In school many of us were told that if, as students, we did not understand anything, we need to ask. However, the reality is that many of us do not ask, or perhaps it was just me? The fear was not the teachers but rather being ridiculed by fellow classmates or even being made to look unintelligent in front of others. We are afraid of being judged by others. I am sure many of us because of self-consciousness can recall pretending to understand and then later, away from the crowd privately asking a friend to explain.
In the gospel today, we hear Jesus telling Simon Peter, “At the moment you do not know what I am doing, but later you will understand” (Jn 13:7). Perhaps Simon Peter felt agitated at not being able to understand what Jesus intended to do – to wash his feet, an act that was done upon arrival at a home and not when everyone was in the midst of a meal. Moreover, it was an act assigned to servants at that time. It surely would have been easier if Jesus had told Simon Peter what was going to happen in the next couple of days. It would have made it easier for Peter to accept what was to come, but that was not meant to be.
The significance of the mystery of the passion, death and resurrection will only be unfolded after these things have taken place. Not just the washing of the feet, but the whole passion of Jesus will demonstrate His self-abasement which is in fact His expression of love. It was no ordinary love but by doing this, “He showed how perfect His love was”. This symbolic action of foot-washing starts off the confusion and disillusionment of the disciples, starting with Simon Peter.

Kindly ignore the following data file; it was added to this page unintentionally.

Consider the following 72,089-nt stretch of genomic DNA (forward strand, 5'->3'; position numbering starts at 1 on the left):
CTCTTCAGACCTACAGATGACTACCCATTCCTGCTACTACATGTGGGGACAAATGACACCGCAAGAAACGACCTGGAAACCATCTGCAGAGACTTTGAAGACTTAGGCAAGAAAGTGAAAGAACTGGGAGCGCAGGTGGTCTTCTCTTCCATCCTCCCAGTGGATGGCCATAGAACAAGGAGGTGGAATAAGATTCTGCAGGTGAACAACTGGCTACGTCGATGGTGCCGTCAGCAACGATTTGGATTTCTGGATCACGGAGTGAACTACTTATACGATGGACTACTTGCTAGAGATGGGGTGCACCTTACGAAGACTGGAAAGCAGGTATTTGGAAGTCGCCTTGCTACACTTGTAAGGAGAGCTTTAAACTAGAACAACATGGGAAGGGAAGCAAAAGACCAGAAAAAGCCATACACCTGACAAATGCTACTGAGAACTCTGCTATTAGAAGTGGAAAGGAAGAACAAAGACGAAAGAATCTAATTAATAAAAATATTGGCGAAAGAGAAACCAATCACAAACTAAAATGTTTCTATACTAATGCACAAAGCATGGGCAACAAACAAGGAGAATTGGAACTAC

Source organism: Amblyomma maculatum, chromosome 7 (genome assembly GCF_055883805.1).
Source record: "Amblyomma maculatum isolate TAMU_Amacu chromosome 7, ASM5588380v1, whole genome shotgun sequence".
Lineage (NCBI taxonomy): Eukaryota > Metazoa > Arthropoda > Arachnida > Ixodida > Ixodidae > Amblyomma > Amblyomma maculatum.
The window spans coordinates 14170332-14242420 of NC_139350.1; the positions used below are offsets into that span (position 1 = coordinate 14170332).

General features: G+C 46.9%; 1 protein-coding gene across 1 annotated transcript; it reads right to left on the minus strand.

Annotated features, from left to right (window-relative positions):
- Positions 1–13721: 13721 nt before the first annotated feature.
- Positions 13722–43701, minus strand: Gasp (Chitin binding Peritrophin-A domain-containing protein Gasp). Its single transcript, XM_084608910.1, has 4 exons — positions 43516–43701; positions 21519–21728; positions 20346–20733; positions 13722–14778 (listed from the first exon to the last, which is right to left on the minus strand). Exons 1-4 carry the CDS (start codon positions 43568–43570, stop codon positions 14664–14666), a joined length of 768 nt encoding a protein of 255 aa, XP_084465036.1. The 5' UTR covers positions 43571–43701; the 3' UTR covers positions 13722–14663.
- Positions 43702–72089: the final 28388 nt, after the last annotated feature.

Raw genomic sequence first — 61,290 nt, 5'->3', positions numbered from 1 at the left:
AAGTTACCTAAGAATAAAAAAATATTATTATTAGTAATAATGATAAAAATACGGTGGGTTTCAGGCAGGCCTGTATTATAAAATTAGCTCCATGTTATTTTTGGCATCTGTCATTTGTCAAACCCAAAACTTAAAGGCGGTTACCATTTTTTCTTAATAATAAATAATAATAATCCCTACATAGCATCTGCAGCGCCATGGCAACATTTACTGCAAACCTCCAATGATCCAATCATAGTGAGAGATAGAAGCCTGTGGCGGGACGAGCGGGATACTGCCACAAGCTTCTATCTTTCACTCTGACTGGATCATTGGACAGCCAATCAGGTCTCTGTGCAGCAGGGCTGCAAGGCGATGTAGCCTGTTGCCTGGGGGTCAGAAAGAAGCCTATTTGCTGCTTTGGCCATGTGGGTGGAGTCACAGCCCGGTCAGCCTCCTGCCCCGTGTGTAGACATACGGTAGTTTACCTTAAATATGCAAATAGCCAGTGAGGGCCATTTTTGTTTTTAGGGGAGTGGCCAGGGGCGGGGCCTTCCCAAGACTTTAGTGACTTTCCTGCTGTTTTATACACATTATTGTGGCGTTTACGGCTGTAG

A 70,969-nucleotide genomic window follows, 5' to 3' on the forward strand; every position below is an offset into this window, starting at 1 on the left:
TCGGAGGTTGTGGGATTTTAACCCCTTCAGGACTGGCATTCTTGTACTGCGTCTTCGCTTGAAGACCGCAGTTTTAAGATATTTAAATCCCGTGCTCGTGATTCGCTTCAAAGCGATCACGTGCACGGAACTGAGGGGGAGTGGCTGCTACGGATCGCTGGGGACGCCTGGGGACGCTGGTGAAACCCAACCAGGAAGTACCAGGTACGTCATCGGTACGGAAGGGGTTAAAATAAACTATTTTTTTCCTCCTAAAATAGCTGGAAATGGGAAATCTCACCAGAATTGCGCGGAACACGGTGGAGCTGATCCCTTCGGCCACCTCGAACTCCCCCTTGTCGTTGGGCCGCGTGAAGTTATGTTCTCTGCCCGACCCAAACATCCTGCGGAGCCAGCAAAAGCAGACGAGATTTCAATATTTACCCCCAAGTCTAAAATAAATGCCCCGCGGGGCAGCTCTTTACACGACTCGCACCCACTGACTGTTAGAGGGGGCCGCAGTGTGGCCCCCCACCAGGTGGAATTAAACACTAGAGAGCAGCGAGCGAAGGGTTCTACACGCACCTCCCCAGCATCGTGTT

Who could have imagined that any of this would happen? It is precisely what the human mind could not comprehend that God reveals His love. God’s love for us is indeed beyond comprehension. In the midst of not understating, Jesus tells His disciples, “I have given you an example so that you may copy what I have done to you.” No one dared to ask Jesus what did He mean and perhaps they were fearful of being ridiculed by their companions for being the “only one” who did not understand. On this Holy Thursday, I would like to anchor my reflection on the words of Jesus, “At the moment you do not know what I am doing, but later you will understand”.
Often many of us think that in order to trust, we need to fully understand but the evening before the Passover, Jesus teaches an important lesson not just to His disciples but also to all who call him ‘Master and Lord’ that the path of discipleship involves trusting Jesus now and understanding Him later – not something that many of us are comfortable to do. We have heard it being said that ‘life is not a bed of roses’ and when we feel its thorns we need to remember Jesus’ words to Peter: “At the moment you do not know what I am doing, but later you will understand”.
No one likes uncertainty as it causes anxiety but by washing the feet of His disciples, apart from showing His love for them, Jesus wanted His disciples to trust Him even though they did not understand. In reliving this moment today, God also wants us to trust Him, and not grumble or question in unbelief (cf. Phil 2:14). The prophet Isaiah tells us that God’s ways are not our ways (cf. Isa 55:8). God’s purposes for bringing or not bringing certain things to pass often extend far beyond our understanding. Most often it is not that we do not trust God, but it would be easier if we could see the bigger picture that God sees.
Just as God had a plan for Jesus, He has a plan for us all but we need to learn how to trust God in all things. Just as Peter presumably understood after the resurrection, we may need to be patient to understand. In the meantime, the Eucharist that we celebrate is a clear reminder that God is with us even when the thorns are shaper than the sweet-smelling roses that comes our way in life. God always offers us salvation and the cross of Jesus is the testimony of this.
Maundy Thursday (1 April 2021)